Seed experts from countries in South and Southeast Asia met in Hyderabad, India on 24 October 2017 to discuss the outline of a regional Access to Seeds Index.
Experts stressed the importance of assessing in more detail the way seed companies reach women farmers. “Due to urbanization, the region is experiencing a feminization of smallholder agriculture. For example, how many female marketing and sales staff and extension workers does the company have in the field? Male staff will find it much more difficult to reach female smallholders,” one expert stated.
Experts also welcomed the inclusion of typical smallholder crops such as groundnut, chickpea and pigeon pea in the crop scope of the index. However, it was acknowledged that probably relatively few seed companies have these crops in their portfolio. In addition, experts recommended including crops such as rapeseed/mustard and sunflower, which are very important in the region as a source of cooking oil for urban and rural communities alike. They emphasized that “seed companies that are working on such minor crops and varieties suitable to rainfed conditions should receive higher scores.”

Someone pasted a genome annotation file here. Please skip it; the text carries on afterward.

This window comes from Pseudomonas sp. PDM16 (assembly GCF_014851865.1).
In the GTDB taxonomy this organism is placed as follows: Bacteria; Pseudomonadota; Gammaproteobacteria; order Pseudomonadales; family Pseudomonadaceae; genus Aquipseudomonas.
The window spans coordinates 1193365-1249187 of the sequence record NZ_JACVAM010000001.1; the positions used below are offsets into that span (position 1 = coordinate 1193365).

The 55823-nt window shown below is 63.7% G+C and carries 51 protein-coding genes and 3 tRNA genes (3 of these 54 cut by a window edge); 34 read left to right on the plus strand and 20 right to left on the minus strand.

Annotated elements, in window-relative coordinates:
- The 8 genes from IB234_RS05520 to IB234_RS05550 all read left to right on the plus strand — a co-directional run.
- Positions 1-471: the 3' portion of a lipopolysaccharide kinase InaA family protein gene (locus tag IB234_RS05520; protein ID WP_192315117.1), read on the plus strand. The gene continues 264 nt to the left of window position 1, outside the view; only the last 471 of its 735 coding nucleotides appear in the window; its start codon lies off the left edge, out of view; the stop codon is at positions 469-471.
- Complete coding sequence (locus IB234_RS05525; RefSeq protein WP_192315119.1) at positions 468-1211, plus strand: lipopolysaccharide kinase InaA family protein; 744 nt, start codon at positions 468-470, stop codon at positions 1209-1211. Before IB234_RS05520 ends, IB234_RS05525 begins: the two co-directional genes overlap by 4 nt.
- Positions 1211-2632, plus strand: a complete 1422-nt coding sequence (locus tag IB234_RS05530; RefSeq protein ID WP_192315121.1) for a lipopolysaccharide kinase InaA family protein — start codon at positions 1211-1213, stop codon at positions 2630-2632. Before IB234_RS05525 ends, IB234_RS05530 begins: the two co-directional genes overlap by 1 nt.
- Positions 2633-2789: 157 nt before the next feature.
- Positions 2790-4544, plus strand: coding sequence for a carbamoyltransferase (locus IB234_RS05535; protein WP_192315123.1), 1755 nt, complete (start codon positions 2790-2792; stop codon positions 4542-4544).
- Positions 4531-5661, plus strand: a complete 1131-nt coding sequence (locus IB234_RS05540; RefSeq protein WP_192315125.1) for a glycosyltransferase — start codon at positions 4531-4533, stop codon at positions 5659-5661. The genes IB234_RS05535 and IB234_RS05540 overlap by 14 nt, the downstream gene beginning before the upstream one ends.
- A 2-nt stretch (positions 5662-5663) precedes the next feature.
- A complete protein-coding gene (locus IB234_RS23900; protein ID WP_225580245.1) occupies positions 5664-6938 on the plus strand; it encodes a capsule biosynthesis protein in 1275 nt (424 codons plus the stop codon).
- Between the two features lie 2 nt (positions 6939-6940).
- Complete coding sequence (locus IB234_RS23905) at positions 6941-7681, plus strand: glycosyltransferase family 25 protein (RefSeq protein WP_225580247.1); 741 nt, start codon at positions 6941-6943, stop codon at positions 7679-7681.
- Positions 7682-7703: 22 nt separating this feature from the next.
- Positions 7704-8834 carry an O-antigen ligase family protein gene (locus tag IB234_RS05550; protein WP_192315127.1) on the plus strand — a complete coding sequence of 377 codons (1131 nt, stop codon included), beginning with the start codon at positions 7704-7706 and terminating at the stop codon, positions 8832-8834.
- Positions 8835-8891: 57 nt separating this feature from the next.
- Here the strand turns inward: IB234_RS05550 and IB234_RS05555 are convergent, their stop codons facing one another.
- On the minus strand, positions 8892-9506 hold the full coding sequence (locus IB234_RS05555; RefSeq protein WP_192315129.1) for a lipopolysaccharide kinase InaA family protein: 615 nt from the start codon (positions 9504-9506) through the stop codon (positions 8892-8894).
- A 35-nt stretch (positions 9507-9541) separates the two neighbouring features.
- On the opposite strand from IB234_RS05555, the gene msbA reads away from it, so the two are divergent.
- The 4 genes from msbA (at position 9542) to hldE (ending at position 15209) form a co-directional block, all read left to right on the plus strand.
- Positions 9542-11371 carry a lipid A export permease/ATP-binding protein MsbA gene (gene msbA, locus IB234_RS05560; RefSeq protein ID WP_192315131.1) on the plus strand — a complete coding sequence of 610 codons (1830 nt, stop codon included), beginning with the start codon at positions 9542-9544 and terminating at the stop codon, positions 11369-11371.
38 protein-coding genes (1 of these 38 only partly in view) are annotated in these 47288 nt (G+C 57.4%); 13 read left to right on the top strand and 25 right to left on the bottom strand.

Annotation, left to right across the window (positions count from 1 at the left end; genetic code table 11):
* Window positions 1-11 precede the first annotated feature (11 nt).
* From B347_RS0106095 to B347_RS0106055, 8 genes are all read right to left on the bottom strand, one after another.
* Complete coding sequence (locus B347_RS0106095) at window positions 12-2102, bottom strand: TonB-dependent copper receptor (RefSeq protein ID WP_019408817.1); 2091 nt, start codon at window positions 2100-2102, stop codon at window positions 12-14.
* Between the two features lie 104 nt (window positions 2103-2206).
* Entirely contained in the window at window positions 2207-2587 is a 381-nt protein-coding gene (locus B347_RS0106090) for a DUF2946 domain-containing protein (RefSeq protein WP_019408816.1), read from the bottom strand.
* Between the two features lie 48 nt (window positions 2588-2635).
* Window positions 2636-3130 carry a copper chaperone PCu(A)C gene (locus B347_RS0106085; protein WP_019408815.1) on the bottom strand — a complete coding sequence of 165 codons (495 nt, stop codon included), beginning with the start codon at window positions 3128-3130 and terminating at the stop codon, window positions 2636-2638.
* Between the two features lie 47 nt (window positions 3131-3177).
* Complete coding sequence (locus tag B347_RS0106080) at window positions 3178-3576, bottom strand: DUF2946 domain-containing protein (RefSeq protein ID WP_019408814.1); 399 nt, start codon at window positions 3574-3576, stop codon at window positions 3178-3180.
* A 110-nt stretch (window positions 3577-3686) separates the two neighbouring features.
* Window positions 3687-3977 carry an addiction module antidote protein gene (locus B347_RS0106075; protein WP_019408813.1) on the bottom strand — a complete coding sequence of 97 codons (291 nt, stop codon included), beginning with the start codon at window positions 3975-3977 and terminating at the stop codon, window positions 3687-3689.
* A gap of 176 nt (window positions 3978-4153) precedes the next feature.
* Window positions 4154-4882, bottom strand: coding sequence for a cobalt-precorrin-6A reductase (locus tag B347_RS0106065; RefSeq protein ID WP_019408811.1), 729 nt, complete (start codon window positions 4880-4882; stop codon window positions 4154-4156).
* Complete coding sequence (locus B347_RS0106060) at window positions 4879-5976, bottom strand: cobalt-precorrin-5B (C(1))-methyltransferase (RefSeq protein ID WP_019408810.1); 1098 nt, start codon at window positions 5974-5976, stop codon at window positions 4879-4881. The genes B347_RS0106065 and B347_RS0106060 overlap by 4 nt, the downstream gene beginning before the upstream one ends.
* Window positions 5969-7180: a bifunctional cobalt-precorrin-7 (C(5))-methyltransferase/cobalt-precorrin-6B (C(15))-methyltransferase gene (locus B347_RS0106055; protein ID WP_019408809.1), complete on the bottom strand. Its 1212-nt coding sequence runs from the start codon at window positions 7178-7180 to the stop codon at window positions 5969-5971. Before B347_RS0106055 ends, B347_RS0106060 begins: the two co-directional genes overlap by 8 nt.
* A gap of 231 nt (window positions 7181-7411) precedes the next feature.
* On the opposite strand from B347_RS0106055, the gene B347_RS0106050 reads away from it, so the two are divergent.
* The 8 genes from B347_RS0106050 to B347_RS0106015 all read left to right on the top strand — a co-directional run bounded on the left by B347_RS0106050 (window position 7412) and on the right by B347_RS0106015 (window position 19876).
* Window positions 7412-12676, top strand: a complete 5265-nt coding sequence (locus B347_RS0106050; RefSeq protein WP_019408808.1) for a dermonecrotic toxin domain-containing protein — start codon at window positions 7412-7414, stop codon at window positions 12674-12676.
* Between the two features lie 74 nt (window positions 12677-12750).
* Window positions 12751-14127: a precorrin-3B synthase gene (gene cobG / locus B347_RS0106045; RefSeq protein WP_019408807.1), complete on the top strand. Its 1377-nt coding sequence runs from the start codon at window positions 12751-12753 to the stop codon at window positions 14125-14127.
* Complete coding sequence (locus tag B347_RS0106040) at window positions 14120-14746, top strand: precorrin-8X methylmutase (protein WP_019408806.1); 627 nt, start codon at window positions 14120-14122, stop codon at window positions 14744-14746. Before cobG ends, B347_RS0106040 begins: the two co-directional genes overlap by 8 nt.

Additional research will also be carried out on additional companies that can be added to the list of leading companies, as experts felt that the provisional list of leading companies included in the scope for South and Southeast Asia was not yet complete.
“We need to make this a ‘pinching’ instrument for the seed industry and its investors,” said one expert. The meeting’s comments and discussions are an important input to fine-tuning and further optimizing the methodology for a first Regional Access to Seeds Index for South and Southeast Asia.